Gap Weighs In On Optimism, The '90s, Gen X


Image above, from left: actress JaShaun St. John, movie director Chloé Zhao


The Gap just launched its fall campaign, building on the platform of upbeat hopefulness it says is resonating with core Gen X and millennial audiences. Called "Individuals," the new effort introduces a fresh crop of culture-changers, capturing their values and personality in 15-second spots. There's a 20-year-old determined to go to Mars, a woman advocating for Black sign language and (pictured here) award-winning Chinese director Chloé Zhao, with JaShaun St. John, a young Native actress. Mary Alderete, global head of Gap marketing, tells Marketing Daily what's behind the images.

Marketing Daily: First, you say these ads convey optimism. Yet I'm not sure how hopeful people feel these days.



Mary Alderete: This modern American optimism is our platform now, and I do think people feel it. The idea is to capture that youthful energy of the brand in a way that celebrates individuality.

What's been so great about each campaign is that the cast of individuals is always fiercely and uniquely their true selves, but they're all part of something bigger. It's this idea of being a force for good. We've been carrying this torch for over a year now. It's about making a better tomorrow.

Marketing Daily: What kind of social changes?

Alderete: Alyssa Carson, the young woman training to go to Mars -- she knows three billionaire men dominate all the space conversation. She's aspiring to go anyway. She’s already started space training.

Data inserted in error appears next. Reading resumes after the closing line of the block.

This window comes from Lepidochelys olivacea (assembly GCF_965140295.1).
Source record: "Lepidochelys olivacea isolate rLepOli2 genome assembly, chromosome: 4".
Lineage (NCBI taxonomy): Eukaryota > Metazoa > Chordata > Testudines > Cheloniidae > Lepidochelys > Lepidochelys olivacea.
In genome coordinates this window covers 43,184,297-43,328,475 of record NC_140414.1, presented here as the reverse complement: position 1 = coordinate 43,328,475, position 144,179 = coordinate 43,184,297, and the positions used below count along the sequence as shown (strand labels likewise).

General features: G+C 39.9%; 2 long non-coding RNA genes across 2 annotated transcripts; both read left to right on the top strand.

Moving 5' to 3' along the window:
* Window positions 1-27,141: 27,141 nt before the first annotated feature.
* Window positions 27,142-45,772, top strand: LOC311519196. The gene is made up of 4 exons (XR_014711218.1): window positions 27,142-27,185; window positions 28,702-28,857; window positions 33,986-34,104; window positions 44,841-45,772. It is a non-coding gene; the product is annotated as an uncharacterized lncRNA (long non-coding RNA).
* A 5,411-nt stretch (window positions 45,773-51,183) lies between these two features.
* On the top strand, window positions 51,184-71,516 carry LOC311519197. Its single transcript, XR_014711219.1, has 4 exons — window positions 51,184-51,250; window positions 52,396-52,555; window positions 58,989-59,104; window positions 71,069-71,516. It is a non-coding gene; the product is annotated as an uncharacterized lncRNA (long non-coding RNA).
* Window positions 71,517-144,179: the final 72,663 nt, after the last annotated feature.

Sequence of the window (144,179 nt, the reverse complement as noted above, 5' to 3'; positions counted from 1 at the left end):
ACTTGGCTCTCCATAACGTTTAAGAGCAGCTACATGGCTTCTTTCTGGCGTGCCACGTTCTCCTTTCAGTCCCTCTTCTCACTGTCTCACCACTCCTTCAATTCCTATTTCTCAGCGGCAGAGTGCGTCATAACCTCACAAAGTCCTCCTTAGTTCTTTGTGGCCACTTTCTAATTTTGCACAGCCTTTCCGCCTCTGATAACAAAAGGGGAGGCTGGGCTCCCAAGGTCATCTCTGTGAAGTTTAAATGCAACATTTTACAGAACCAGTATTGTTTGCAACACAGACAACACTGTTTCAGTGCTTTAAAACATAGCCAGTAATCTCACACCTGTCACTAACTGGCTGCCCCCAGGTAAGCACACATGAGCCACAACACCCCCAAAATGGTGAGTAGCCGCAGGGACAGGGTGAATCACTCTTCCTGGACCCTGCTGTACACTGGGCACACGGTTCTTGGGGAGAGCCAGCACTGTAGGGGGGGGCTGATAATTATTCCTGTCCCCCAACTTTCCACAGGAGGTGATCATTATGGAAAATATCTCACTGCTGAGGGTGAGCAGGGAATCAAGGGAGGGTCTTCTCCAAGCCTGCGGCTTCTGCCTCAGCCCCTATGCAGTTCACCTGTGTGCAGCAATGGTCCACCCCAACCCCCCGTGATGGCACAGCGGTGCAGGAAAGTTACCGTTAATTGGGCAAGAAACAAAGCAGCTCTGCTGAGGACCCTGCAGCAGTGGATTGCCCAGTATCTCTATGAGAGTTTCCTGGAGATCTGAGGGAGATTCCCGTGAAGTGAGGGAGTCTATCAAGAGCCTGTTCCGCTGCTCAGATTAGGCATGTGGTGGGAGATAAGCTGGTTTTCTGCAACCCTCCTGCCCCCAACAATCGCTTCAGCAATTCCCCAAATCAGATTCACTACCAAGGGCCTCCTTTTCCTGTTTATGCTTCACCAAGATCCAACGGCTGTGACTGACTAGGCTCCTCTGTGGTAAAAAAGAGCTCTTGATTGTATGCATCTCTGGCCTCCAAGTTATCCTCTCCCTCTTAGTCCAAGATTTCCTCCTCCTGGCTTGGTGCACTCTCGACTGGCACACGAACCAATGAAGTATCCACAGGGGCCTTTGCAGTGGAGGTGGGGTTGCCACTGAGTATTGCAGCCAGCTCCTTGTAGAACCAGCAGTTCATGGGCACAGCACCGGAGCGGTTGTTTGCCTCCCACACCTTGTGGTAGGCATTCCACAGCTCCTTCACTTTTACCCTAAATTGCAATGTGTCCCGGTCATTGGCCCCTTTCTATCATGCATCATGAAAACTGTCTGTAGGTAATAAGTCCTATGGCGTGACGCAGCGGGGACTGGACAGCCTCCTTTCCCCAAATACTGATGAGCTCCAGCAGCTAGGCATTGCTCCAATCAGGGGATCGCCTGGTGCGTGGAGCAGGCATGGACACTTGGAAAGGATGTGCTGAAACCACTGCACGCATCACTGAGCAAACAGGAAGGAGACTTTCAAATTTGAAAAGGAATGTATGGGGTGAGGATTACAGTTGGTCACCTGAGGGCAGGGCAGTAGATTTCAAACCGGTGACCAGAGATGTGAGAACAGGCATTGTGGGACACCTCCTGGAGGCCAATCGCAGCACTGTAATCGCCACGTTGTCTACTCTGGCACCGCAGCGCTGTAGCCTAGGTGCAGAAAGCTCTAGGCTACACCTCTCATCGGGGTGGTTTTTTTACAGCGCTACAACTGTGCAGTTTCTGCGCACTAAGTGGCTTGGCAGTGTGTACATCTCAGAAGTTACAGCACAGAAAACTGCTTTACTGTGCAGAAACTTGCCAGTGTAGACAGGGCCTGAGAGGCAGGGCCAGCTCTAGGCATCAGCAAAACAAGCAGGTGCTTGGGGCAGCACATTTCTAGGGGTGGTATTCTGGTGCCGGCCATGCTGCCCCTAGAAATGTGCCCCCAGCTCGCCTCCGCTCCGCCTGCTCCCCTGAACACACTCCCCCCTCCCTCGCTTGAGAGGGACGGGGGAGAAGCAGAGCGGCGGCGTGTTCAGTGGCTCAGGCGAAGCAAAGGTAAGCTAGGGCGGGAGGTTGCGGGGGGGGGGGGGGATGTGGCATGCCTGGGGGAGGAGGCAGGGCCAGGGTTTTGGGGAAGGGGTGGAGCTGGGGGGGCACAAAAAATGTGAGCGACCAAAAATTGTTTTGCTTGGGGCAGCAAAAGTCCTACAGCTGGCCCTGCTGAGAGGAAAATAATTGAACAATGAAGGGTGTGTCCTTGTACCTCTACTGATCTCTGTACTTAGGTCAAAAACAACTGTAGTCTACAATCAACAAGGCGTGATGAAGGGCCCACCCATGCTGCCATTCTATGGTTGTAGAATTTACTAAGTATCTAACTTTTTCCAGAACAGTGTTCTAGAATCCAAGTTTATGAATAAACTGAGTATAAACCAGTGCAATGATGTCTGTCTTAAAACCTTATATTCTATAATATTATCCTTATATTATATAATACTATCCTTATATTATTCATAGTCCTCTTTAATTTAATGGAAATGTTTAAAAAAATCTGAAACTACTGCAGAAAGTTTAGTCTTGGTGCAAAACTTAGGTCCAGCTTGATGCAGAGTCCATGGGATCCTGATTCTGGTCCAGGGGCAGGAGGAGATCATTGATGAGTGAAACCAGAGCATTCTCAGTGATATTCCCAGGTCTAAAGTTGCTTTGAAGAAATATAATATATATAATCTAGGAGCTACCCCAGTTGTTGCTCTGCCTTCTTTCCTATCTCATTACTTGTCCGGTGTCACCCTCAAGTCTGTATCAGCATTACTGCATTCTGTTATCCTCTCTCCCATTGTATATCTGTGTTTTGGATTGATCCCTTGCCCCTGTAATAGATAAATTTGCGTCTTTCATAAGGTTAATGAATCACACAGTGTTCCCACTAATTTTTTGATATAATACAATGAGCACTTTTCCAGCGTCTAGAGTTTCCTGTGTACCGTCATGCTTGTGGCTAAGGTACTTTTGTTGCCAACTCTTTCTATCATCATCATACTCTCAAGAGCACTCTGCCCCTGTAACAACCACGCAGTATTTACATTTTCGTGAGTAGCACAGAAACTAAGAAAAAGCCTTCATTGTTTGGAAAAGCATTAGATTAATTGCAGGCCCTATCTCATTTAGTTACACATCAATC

Willa Amai, our young singer, has already worked with Dolly Parton.

Marketing Daily: The '90s look is big in these ads. Why?

Alderete: Yes, with plaid flannel, loose denim and especially our hoodies, with the arched logo.

It's interesting in that first of all, people are getting dressed again. They're looking to get put together again. And that's coincided with this denim cycle shift from the skinnier silhouettes to straighter legs, and people want to wear things just a little looser. They want to be a little comfier.

Marketing Daily: So comfort more than nostalgia?

Alderete: Much of the interest in hoodies started on TikTok, with people who weren't even born in the '90s. And it's fun to update them. Neon pink is trending so hard right now, so to turn that into a 90's-style hoodie is like the best of both worlds.

Marketing Daily: So Gen Z loves the ‘90s. Are they your primary audience?

Alderete: No. We're targeting millennials and Gen-Xers because our kids and baby business is as strong as our adult business.

But Gen Z is raising its hand and telling us they are very interested in the brand. So we don't have to choose, and we try to do a balance. We can put together a multigenerational cast in a way other brands can't. Last spring, for example, we had dancer Mikhail Baryshnikov along with a 12-year-old skater.

Marketing Daily: How do you balance these personality-driven ads with promoting products?

Alderete: Denim is trending, and we've got a new spot running that highlights our leadership in denim. And it does it in a very modern way, using a dance troupe from Los Angeles.

So, yes, one campaign is about our values and individuality. But we're also going to be that category-dominant denim destination with our denim spot. So it's kind of like a one-two punch this year.

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